What better place to celebrate World Doula Week than in SouthEast Asia with such a diverse group of women?  We represented at least 11 countries and spoke numerous languages.  We included midwives and teachers, translators and nurses, small business owners, and, of course, doulas. Some brought their families on this adventure, some traveled alone.  All of us converged in this beautiful land they call the Island of the Gods for a DONA Birth Doula Workshop taught by Debra Pascali-Bonaro, chair of the International MotherBaby Childbirth Organization and creator and director of the film Orgasmic Birth, Ibu Robin Lim of Bumi Sehat International and CNN’s Hero of the Year 2011, and Katherine Bramhall, co-founder of Bumi Sehat and homebirth midwife.
Katherine Bramhall, Karen Bruce, Debra Pascali-Bonaro, Ibu Robin Lim

Katherine Bramhall, Karen Bruce, Debra Pascali-Bonaro, Ibu Robin Lim

I traveled with my partner from Minneapolis along with two fellow Childbirth Collective members, Angie Posine and Angie Sonrode and their families.  We all knew this was something special and were eager to share and learn with so many experienced doulas and world-famous birth gurus. Our Twin Cities contingent had much to offer by way of practical suggestions for natural pain relief, position changes, communication with families and staff, etc.  I am proud to say that the Childbirth Collective was a shining example to our peers of how birth keepers can work together to support one another and provide best practices with an evidence-based model of doula care.  We loved sharing how Minnesota is at the leading edge of a revolution in well-supported birth thanks to the many legislative efforts of Susan Lane and the Minnesota Better Birth Coalition.  Our community enjoys many options in childbirth that are sadly not widely available.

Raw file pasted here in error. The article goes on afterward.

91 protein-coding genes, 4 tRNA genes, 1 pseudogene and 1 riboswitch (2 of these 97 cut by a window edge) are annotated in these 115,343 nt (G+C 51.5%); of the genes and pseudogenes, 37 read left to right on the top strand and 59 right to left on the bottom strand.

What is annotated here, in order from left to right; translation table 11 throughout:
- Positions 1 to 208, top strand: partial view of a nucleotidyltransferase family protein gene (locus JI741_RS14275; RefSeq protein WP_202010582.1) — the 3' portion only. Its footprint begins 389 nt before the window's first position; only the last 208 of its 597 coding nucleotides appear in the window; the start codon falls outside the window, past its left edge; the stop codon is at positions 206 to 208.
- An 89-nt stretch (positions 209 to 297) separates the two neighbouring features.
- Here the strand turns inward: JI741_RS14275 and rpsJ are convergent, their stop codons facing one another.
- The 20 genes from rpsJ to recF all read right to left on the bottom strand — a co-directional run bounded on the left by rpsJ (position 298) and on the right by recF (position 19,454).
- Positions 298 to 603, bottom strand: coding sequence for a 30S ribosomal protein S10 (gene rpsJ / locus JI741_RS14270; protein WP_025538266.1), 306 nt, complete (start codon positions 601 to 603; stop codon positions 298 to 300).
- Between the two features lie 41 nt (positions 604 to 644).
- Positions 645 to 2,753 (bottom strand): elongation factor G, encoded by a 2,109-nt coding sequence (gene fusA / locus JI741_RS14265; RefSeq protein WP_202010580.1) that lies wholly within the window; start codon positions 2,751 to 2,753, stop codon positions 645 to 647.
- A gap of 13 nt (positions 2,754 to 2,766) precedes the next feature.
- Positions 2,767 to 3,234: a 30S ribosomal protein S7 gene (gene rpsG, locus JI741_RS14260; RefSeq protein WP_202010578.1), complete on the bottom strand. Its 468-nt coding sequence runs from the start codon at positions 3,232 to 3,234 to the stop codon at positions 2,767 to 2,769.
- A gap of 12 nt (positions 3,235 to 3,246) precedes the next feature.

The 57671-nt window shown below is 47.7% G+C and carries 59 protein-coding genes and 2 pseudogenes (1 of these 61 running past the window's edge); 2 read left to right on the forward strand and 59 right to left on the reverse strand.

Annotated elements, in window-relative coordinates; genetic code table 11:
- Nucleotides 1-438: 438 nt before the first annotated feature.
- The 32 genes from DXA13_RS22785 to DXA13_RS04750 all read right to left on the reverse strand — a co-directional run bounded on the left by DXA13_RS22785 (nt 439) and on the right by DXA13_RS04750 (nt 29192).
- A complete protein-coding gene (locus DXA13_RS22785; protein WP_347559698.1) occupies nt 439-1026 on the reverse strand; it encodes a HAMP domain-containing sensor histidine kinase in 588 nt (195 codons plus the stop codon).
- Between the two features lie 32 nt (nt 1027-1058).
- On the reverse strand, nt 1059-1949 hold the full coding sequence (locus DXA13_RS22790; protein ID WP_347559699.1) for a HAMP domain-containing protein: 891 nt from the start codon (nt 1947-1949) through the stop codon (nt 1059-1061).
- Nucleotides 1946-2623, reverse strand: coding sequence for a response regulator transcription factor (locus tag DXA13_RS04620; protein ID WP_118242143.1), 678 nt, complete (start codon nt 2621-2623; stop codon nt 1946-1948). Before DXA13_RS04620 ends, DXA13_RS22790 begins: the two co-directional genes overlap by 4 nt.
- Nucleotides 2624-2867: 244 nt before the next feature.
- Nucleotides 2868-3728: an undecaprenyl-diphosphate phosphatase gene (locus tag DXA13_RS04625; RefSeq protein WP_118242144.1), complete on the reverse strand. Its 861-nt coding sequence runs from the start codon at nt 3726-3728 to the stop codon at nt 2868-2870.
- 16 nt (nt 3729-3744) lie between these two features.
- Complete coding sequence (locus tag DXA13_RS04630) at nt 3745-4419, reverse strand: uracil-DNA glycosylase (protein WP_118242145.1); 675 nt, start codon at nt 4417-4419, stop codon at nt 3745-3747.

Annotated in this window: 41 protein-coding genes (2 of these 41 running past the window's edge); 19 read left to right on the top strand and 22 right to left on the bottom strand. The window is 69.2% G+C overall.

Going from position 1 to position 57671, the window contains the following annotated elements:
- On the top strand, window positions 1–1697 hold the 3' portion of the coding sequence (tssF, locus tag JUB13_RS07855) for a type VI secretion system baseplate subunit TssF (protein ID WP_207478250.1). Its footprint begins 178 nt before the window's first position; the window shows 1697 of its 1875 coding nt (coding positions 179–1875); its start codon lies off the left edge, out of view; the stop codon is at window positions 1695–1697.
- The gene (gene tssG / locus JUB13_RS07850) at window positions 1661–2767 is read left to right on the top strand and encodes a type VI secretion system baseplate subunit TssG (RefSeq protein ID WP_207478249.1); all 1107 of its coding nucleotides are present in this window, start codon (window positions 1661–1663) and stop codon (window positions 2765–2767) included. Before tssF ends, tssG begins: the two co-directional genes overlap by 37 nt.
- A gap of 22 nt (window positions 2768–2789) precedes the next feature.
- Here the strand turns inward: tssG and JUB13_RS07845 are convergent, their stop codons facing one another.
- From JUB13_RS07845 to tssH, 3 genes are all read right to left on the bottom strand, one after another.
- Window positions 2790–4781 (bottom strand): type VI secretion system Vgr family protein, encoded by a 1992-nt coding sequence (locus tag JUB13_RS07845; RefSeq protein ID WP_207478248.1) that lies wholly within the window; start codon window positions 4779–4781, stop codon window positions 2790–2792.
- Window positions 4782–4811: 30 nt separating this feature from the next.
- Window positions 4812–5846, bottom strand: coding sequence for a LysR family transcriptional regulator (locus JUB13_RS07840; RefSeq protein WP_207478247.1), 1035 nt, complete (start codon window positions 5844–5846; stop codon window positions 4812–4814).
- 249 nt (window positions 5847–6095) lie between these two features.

But Eat Pray Doula challenged me in many ways to move beyond the comfort zone I have created in my doula work – I know very well the culture of birth in the Twin Cities and my place in it, and my toolbox is filled with ideas to support the physical and emotional needs of the birthing families I serve.  However, I may not have been fully prepared for the deeply spiritual transformation I experienced at this workshop.  Our facilitators were skilled at creating the conditions that allow true connection with other people, and they lit a spark within me that has inspired me to create sacred space in birth, to preserve and protect the spiritual as well as the physical and emotional.

Karen Bruce, Ari Fatun of Indonesia

My first DONA Birth Doula Workshop with Gail Tully in 2006 prepared me in very practical ways to be a birth doula, and she certainly speaks to the spiritual, but I may not have been ready to hear it.  The 8 years of experience at over 200 births in between have prepared me to receive this new perspective in order to develop that part of my practice which is so critical to the mystery of life and love on this planet.